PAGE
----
COLA Increases That Might Effect Federal Retirees

Jul 14, 2015

COLA increases might affect federal retirees

A writer at FedSmith.com recently reported that, based on preliminary indications, those who receive Federal Disability Retirement benefits likely will not get a cost-of-living adjustment, or COLA, next year. In the article, FedSmith.com writer Ralph Smith does an excellent job of explaining how COLA is determined and how it is applied to those who receive disability retirement benefits or other benefits through the Civil Service Retirement System (CSRS) or Federal Employees Retirement System (FERS). However, a question many disability retirees may have is, “Why should I care about a COLA increase?” We found a good explanation by turning to the AARP (formerly known as the American Association of Retired Persons).

COLA Increases Help Retirees to Maintain Buying Power

As the AARP’s National Institute on Retirement Security describes in its “pension education toolkit,” a COLA increase is important because it helps you, as a retiree, to hold on to your buying power in the face of rising inflation.

COLA basically reflects inflation, or the higher prices you pay for your housing, transportation, food, clothes, entertainment, medical care and other goods and services.

Because inflation tends to rise every year, a COLA increase can be vital to maintaining the standard of living you enjoyed at the time of your retirement. Even modest rises in inflation can have a major impact in the long run.

The AARP provides an example: A woman retires at age 62 with a monthly retirement benefit of $2,000. If inflation increases at a rate of just 3 percent per year, her buying power will drop by 22 percent within eight years if there is no COLA. Instead of having $2,000 worth of buying power, it will be as if she has only $1,567.

When she reaches age 85 – if there is no COLA increase – the same woman’s buying power would plummet by more than half of its original value to $993.

So, as you can see, COLA can play a major role in how you enjoy your retirement years.

How Are They Determined?

As FedSmith.com reports, COLA increases for retirees such as those receiving federal disability retirement benefits are determined by an established formula.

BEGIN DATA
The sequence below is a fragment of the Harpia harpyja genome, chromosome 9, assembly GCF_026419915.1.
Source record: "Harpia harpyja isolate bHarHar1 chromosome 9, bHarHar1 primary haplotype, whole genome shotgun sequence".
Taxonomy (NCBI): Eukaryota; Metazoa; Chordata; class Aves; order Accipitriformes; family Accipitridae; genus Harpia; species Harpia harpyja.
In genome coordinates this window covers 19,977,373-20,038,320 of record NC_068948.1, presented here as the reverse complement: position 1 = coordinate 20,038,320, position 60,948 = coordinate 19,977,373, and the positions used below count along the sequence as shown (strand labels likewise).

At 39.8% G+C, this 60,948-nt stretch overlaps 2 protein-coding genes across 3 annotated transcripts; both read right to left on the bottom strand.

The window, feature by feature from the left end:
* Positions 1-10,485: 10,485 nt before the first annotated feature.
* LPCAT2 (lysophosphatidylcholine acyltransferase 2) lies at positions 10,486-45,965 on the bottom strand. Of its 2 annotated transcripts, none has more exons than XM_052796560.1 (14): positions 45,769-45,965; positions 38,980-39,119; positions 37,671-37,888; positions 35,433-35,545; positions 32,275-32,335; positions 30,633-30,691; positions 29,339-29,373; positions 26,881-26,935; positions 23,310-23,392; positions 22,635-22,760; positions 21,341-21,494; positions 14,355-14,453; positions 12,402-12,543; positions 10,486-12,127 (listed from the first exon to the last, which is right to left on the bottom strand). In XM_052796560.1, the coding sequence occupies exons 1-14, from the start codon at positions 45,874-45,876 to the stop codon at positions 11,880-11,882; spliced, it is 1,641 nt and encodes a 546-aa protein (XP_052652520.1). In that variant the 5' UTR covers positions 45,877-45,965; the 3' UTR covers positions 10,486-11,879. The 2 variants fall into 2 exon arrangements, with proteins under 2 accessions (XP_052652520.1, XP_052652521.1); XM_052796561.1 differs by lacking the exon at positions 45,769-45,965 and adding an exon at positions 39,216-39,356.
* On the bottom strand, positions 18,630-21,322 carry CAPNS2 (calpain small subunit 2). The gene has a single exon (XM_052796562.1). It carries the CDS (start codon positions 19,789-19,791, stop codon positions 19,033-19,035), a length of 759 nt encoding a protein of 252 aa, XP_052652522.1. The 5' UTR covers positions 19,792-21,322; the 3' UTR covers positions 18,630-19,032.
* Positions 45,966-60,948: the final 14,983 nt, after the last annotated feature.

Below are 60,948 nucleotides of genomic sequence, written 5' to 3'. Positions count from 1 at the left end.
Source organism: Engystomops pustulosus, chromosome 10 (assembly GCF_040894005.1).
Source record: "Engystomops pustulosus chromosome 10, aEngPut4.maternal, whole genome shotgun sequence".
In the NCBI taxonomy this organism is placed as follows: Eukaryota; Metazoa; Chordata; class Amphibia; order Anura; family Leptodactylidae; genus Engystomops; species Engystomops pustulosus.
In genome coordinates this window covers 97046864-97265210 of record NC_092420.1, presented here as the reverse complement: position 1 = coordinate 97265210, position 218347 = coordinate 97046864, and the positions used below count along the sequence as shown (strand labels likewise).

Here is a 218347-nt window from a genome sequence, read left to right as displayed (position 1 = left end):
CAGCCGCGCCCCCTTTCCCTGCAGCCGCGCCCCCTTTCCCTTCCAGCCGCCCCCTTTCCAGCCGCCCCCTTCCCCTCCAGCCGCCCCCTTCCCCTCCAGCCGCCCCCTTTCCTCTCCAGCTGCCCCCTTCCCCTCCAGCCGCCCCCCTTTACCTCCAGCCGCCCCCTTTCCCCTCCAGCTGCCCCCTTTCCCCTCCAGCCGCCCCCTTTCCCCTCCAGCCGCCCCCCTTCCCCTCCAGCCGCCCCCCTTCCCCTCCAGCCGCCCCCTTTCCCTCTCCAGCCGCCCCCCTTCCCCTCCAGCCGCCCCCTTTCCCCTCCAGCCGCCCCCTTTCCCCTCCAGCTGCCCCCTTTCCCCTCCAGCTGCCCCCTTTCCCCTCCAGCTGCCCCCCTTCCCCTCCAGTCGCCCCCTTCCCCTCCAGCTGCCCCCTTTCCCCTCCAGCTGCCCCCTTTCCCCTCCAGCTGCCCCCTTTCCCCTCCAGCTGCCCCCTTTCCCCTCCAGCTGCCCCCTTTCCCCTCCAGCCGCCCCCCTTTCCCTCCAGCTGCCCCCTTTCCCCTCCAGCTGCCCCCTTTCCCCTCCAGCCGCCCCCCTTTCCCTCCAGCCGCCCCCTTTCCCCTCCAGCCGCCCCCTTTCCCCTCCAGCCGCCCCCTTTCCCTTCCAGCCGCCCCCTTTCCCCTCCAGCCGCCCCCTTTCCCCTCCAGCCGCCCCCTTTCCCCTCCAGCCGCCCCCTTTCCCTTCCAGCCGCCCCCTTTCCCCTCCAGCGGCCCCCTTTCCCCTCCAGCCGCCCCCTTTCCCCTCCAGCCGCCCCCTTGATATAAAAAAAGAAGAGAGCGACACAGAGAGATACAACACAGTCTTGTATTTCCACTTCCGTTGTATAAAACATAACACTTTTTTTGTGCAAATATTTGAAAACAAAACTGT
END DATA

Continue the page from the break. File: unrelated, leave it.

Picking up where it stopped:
The COLA determination reflects the Consumer Price Index for Urban Wage Earners and Clerical Workers. The U.S. Bureau of Labor Statistics calculates this index, which is also called the CPI-W. As FedSmith.com describes:

“[A] COLA effective for December of the current year is equal to the percentage increases (if any) in the average CPI-W for the third quarter of the current year over the average for the third quarter of the last year in which a COLA became effective.”

Any increase is rounded to the nearest 1/10 percent. If the rounded increase comes out to zero, or if there is no increase at all, there is no COLA.

How the COLA is determined depends on whether your receive CSRS or FERS benefits. Different formulas are used for each one.

For example, if you receive FERS benefits, your COLA increase will be:

  • Equal to the CPI-W increase if that increase is 2 percent or less
  • 2 percent if the CPI-W increase is more than 2 percent but less than 3 percent
  • 1 percent less than the CPI-W increase if the increase is more than 3 percent.

Because “the index still shows a negative figure for next year’s COLA,” there will be no COLA increase in 2016, even though that “could change” before the final determination is made in October, FedSmith.com reports.

Based on a report by the Washington Post, if nothing changes, it would end a four-year streak in which federal retirees received a COLA increase, including a 1.7 percent bump in 2015 and 1.5 percent spike in 2014.

Hopefully, it will be a different story when October comes around, and there will be a COLA increase. If not, those receiving federal disability retirements would serve themselves well by taking a close look at their finances and possibly readjusting some of their spending habits to account for the slight drop in buying power in 2016.

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